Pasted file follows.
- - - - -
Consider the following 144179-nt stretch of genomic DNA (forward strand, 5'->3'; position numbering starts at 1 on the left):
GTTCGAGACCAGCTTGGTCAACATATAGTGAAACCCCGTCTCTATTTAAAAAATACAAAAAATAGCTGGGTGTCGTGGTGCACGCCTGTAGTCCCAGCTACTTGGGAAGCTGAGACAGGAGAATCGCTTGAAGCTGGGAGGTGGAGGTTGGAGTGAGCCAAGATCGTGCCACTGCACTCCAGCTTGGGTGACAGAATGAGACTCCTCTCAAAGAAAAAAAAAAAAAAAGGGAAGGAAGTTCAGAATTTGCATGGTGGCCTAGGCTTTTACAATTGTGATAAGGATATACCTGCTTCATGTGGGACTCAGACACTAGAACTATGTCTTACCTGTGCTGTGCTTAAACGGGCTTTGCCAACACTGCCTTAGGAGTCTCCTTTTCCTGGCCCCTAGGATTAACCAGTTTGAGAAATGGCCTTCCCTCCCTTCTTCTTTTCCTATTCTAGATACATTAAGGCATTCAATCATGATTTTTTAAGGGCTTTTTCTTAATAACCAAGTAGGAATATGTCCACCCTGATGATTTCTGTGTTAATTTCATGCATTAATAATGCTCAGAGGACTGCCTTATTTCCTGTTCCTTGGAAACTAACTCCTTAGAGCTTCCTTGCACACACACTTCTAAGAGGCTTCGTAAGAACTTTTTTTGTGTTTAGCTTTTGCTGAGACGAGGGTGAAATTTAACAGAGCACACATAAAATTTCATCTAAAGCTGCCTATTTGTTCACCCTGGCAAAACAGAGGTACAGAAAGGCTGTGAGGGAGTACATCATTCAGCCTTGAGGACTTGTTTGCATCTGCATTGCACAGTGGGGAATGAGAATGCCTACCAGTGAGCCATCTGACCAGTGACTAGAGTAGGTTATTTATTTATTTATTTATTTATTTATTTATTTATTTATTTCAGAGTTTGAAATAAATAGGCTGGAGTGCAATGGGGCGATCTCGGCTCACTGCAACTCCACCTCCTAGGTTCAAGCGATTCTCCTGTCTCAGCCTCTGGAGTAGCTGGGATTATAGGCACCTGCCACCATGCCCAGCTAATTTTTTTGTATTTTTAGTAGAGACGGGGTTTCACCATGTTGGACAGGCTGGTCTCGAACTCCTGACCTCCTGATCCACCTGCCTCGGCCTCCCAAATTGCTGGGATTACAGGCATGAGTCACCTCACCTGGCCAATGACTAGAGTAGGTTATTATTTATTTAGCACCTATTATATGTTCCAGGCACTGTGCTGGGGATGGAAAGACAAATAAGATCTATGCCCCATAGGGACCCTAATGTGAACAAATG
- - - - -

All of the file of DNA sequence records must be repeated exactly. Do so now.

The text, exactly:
Consider the following 144179-nt stretch of genomic DNA (forward strand, 5'->3'; position numbering starts at 1 on the left):
GTTCGAGACCAGCTTGGTCAACATATAGTGAAACCCCGTCTCTATTTAAAAAATACAAAAAATAGCTGGGTGTCGTGGTGCACGCCTGTAGTCCCAGCTACTTGGGAAGCTGAGACAGGAGAATCGCTTGAAGCTGGGAGGTGGAGGTTGGAGTGAGCCAAGATCGTGCCACTGCACTCCAGCTTGGGTGACAGAATGAGACTCCTCTCAAAGAAAAAAAAAAAAAAAGGGAAGGAAGTTCAGAATTTGCATGGTGGCCTAGGCTTTTACAATTGTGATAAGGATATACCTGCTTCATGTGGGACTCAGACACTAGAACTATGTCTTACCTGTGCTGTGCTTAAACGGGCTTTGCCAACACTGCCTTAGGAGTCTCCTTTTCCTGGCCCCTAGGATTAACCAGTTTGAGAAATGGCCTTCCCTCCCTTCTTCTTTTCCTATTCTAGATACATTAAGGCATTCAATCATGATTTTTTAAGGGCTTTTTCTTAATAACCAAGTAGGAATATGTCCACCCTGATGATTTCTGTGTTAATTTCATGCATTAATAATGCTCAGAGGACTGCCTTATTTCCTGTTCCTTGGAAACTAACTCCTTAGAGCTTCCTTGCACACACACTTCTAAGAGGCTTCGTAAGAACTTTTTTTGTGTTTAGCTTTTGCTGAGACGAGGGTGAAATTTAACAGAGCACACATAAAATTTCATCTAAAGCTGCCTATTTGTTCACCCTGGCAAAACAGAGGTACAGAAAGGCTGTGAGGGAGTACATCATTCAGCCTTGAGGACTTGTTTGCATCTGCATTGCACAGTGGGGAATGAGAATGCCTACCAGTGAGCCATCTGACCAGTGACTAGAGTAGGTTATTTATTTATTTATTTATTTATTTATTTATTTATTTATTTCAGAGTTTGAAATAAATAGGCTGGAGTGCAATGGGGCGATCTCGGCTCACTGCAACTCCACCTCCTAGGTTCAAGCGATTCTCCTGTCTCAGCCTCTGGAGTAGCTGGGATTATAGGCACCTGCCACCATGCCCAGCTAATTTTTTTGTATTTTTAGTAGAGACGGGGTTTCACCATGTTGGACAGGCTGGTCTCGAACTCCTGACCTCCTGATCCACCTGCCTCGGCCTCCCAAATTGCTGGGATTACAGGCATGAGTCACCTCACCTGGCCAATGACTAGAGTAGGTTATTATTTATTTAGCACCTATTATATGTTCCAGGCACTGTGCTGGGGATGGAAAGACAAATAAGATCTATGCCCCATAGGGACCCTAATGTGAACAAATG